Some practices are prohibited in all circumstances, and these are covered in 'Consumer protection from unfair trading'.
If a trader makes a false representation that was dishonest, and by making the false representation intended to gain for themselves or another (or cause loss to another), then they may commit an offence under the Fraud Act 2006 (the Fraud Act does not apply in Scotland; instead, it is the common law offence of fraud).
What are the specific breaches of the Regulations relating to products?
It is a breach of the Regulations (and potentially a criminal offence) to engage in an 'unfair commercial practice'. In relation to the description of a product, a practice is unfair if it is either of the following:
In addition, for a practice to be unfair the trader's misleading action or omission must cause, or be likely to cause, the average consumer to take a different transactional decision (as above, this could be to buy as opposed to not buy, having work done or not, or paying a different amount for goods). The law also introduces a general duty not to trade unfairly.
How can a misleading action or omission be given?
Misleading actions and omissions can be given in any of the following ways:
In addition, if goods are supplied in response to a request that includes a specific description (for example, a customer specifies they want a granite worktop) it is possible that it would be held that the supplier of the goods has applied the description themselves.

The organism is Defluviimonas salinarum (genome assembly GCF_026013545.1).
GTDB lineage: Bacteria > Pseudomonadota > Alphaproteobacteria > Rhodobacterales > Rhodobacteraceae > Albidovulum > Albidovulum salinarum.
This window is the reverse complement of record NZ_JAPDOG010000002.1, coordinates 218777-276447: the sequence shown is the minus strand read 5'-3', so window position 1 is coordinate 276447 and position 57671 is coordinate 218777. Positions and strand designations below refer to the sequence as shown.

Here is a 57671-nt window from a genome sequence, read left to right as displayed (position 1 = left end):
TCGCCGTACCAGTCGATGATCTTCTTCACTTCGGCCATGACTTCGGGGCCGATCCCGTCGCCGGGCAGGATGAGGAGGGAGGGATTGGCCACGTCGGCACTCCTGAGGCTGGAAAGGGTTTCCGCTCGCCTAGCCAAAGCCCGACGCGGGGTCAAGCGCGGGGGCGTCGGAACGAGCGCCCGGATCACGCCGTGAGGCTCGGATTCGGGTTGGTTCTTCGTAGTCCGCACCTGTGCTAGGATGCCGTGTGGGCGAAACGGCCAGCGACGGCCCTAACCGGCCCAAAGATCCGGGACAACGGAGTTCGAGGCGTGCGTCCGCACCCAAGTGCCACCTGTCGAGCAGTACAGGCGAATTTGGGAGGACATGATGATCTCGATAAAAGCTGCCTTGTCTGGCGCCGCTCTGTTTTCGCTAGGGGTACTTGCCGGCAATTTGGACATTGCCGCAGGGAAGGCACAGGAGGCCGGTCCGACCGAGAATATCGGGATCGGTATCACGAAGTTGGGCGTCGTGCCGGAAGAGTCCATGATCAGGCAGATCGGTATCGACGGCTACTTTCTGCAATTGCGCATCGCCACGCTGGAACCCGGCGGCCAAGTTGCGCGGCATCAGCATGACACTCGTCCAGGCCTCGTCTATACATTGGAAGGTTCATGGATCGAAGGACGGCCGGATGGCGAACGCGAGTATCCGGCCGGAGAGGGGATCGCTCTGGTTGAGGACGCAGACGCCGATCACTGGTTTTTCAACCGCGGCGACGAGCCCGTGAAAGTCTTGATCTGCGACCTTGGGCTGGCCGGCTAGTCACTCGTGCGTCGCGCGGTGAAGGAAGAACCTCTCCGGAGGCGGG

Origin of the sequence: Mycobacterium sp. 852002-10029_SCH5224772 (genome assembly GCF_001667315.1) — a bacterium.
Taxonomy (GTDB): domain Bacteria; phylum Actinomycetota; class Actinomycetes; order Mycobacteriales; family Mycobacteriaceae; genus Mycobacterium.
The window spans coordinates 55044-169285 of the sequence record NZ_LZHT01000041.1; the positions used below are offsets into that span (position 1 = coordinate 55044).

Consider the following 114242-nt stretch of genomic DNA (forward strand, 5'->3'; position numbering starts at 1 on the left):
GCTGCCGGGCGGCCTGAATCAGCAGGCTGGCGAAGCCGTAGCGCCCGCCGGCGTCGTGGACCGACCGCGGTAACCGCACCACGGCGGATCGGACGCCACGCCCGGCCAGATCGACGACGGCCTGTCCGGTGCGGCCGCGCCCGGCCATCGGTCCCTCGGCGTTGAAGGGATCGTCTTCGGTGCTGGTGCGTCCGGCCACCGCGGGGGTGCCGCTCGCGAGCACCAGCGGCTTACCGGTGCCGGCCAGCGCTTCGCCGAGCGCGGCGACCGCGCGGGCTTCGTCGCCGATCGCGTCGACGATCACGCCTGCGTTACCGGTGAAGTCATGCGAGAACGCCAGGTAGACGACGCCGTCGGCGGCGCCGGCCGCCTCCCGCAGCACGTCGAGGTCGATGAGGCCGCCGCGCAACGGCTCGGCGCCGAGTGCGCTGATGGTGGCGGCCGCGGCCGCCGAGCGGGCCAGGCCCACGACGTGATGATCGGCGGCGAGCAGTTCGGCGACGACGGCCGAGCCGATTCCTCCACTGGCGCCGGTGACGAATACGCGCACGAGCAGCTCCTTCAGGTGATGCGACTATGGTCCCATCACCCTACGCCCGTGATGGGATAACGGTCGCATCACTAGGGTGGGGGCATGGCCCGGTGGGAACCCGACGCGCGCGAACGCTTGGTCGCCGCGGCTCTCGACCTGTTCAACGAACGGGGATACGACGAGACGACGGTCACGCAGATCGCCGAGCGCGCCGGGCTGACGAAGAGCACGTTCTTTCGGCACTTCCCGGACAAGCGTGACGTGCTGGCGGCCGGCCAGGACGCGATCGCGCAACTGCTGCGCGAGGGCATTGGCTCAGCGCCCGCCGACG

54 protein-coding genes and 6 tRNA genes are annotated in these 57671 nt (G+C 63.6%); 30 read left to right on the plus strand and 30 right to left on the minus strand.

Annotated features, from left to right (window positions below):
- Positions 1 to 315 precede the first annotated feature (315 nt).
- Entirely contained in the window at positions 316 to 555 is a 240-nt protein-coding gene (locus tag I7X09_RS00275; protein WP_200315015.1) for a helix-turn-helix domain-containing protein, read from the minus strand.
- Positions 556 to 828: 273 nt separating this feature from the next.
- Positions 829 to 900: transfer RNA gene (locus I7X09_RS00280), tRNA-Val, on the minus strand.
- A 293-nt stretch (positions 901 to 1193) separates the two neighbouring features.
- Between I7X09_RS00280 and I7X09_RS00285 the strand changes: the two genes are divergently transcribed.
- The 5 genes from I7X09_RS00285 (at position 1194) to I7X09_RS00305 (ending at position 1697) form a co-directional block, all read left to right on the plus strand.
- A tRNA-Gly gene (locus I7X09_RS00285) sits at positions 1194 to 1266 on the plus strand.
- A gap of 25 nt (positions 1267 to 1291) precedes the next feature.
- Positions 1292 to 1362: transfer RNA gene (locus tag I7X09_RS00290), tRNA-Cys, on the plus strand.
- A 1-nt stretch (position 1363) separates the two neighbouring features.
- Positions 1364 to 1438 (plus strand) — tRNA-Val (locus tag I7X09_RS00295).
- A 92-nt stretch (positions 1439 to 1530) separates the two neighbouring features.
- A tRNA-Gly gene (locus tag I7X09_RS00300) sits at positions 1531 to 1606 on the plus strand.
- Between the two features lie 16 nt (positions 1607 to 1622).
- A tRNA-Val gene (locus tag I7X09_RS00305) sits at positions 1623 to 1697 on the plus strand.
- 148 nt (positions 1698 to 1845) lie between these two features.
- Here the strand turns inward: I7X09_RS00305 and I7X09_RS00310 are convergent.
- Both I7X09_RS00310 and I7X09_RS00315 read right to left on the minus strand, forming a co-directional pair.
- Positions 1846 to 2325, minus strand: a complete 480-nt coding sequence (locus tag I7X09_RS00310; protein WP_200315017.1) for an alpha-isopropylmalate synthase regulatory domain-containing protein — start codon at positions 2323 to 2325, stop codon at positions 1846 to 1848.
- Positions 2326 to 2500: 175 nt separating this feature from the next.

What descriptions are covered by the Regulations?
The following matters are specifically covered when looking at a misleading action:
Who can commit an offence under the Regulations?
A 'trader', which means any person who, in relation to a commercial practice, is acting for purposes relating to their business, and anyone acting in the name of or on behalf of a trader. This would include directors, managers and all levels of employees.
How can a trader avoid committing an offence?
In the first instance, the trader should ensure that all descriptions are not misleading. This means that not only should they be accurate, but they should be presented in a way that would not mislead - for example, by being understood in the wrong context. To avoid committing misleading omissions, traders should ensure that they are open and honest with customers, including anything that might make the product or the offer less attractive.